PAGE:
The statistics - given in a written answer to a parliamentary question from Conservative education spokesman James Clappison - were seized upon by teachers' leaders as further evidence that red tape in schools is out of control.
Between January and July this year, the Department for Education and Employment sent every secondary school 75 separate documents, totalling 2,063 pages and covering everything from the national curriculum to guidance on exclusions and performance management.
In the primary sector, the situation is little better. Heads and teachers have had to wade through 67 documents, a total of 1,480 pages.
The figures emerged a month after the two largest teacher unions began a protest over what they see as excessive administrative workloads, refusing to carry out tasks such as photocopying and filing and cutting down on report-wrting.
In a Commons debate this week Conservative MP, David Prior, attacked the "avalanche" of paperwork flowing into schools. He also claimed that many teachers believed the literacy and numeracy strategies were too prescriptive.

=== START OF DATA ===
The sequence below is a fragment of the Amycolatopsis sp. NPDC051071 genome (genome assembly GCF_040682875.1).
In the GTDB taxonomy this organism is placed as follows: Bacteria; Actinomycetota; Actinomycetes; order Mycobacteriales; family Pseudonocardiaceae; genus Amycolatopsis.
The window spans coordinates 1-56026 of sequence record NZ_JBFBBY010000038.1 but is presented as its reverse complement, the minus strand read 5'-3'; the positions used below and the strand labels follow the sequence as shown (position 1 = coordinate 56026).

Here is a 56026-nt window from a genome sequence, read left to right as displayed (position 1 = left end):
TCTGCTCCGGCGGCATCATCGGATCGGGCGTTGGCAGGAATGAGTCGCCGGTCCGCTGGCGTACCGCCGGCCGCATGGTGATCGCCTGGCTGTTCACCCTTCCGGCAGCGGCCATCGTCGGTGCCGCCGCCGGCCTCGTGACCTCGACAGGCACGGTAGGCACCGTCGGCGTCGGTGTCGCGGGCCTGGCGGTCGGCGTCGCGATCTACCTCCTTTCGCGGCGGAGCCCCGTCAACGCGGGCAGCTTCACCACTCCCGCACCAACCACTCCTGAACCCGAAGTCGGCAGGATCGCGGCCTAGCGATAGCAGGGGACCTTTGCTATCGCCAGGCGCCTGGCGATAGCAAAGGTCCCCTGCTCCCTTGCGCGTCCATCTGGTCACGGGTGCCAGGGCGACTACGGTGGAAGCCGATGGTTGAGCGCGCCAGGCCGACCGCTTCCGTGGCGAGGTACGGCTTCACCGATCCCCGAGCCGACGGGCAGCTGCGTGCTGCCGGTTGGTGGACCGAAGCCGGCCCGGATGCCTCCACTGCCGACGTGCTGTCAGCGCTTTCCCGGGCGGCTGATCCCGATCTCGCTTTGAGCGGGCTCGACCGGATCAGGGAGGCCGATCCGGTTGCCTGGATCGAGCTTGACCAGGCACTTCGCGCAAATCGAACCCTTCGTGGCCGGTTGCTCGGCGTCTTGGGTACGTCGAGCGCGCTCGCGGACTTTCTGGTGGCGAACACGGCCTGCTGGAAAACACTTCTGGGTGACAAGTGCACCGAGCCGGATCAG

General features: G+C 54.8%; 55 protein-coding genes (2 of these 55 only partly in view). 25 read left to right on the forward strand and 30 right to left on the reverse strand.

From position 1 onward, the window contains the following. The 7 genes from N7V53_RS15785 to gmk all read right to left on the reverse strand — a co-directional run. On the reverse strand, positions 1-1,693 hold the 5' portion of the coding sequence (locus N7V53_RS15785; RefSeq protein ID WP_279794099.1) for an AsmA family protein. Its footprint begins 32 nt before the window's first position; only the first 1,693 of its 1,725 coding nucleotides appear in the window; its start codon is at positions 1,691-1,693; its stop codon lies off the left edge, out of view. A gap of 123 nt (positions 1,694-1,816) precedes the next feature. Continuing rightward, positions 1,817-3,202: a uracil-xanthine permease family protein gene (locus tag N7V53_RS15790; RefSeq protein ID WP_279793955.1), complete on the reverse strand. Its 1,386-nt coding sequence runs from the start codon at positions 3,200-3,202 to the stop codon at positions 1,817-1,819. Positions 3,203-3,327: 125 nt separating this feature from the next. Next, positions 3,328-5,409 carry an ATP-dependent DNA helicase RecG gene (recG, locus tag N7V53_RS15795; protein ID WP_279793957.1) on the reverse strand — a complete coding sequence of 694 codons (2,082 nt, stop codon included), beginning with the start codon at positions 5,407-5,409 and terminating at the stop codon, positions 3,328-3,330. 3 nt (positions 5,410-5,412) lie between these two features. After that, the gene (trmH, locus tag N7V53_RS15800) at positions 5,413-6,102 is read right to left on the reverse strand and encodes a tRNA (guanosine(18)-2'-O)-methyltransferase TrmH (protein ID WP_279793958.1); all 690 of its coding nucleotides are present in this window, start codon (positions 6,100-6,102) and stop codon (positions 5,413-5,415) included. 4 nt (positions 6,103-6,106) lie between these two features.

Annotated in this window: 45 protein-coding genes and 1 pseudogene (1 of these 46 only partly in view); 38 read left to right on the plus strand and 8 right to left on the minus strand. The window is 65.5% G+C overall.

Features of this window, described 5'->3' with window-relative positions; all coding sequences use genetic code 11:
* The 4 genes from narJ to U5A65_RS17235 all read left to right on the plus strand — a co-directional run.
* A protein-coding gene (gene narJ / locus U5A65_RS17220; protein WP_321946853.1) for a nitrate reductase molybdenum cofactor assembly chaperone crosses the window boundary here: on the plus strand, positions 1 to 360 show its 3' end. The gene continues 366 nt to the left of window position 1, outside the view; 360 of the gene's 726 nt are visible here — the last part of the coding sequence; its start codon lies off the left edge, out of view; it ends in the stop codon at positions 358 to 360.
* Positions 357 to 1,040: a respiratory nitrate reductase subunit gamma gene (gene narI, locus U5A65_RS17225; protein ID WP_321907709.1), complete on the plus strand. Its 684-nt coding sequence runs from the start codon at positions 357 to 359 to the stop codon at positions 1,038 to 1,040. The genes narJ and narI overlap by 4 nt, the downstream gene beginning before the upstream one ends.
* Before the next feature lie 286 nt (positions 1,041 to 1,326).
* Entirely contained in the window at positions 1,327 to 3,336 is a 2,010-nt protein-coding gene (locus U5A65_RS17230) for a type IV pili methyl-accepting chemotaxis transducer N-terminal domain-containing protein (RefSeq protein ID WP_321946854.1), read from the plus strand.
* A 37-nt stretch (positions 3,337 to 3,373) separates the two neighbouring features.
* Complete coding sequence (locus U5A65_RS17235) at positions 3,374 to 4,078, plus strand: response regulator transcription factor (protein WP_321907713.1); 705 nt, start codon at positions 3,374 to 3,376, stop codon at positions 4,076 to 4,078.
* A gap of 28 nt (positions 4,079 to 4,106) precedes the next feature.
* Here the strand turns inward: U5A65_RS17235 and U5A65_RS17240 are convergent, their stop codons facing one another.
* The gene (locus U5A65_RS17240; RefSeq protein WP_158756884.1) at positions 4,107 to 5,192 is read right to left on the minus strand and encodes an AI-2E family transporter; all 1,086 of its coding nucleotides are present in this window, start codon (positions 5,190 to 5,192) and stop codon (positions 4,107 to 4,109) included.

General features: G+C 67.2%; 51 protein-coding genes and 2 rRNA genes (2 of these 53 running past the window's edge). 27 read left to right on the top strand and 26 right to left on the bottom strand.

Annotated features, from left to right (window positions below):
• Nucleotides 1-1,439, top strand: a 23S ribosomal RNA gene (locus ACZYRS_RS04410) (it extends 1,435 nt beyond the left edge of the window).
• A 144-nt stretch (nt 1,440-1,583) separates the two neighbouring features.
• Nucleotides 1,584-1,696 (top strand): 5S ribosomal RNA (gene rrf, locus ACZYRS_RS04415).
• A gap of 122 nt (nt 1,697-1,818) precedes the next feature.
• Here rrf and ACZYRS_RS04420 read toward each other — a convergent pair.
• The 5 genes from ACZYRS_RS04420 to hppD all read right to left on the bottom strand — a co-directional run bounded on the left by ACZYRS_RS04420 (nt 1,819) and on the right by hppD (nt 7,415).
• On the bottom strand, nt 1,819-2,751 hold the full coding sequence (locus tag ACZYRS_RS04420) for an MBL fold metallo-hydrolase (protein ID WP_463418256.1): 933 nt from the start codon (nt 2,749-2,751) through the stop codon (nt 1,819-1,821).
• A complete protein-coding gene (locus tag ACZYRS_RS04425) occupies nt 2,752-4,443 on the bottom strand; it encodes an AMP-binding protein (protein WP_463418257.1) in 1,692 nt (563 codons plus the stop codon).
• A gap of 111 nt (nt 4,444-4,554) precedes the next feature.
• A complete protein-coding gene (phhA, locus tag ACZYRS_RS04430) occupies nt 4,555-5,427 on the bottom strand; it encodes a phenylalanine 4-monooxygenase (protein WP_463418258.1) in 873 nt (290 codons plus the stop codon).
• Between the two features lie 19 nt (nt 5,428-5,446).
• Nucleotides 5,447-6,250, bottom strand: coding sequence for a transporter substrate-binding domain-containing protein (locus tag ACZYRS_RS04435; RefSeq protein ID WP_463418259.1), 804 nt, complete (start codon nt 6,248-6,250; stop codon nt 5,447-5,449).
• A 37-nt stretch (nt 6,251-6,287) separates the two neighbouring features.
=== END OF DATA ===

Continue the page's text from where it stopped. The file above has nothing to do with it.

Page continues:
Jacqui Smith, education minister, admitted that the two strategies had added to workloads, but said they had also raised standards.
The Government had pledged to cut the number of documents sent to schools by a third, had attempted to make the new curriculum more flexible and was paying for 20,000 new teaching assistants by 2002, she said.
But Nigel de Gruchy, general secretary of the National Association of Schoolmasters Union of Women Teachers, said: "The Government keeps saying it is going to cut bureaucracy, then it keeps launching more initiatives.
"While in many cases the individual initiative is to be welcomed, ministers have to see the bigger picture and consider the overall effect on teachers."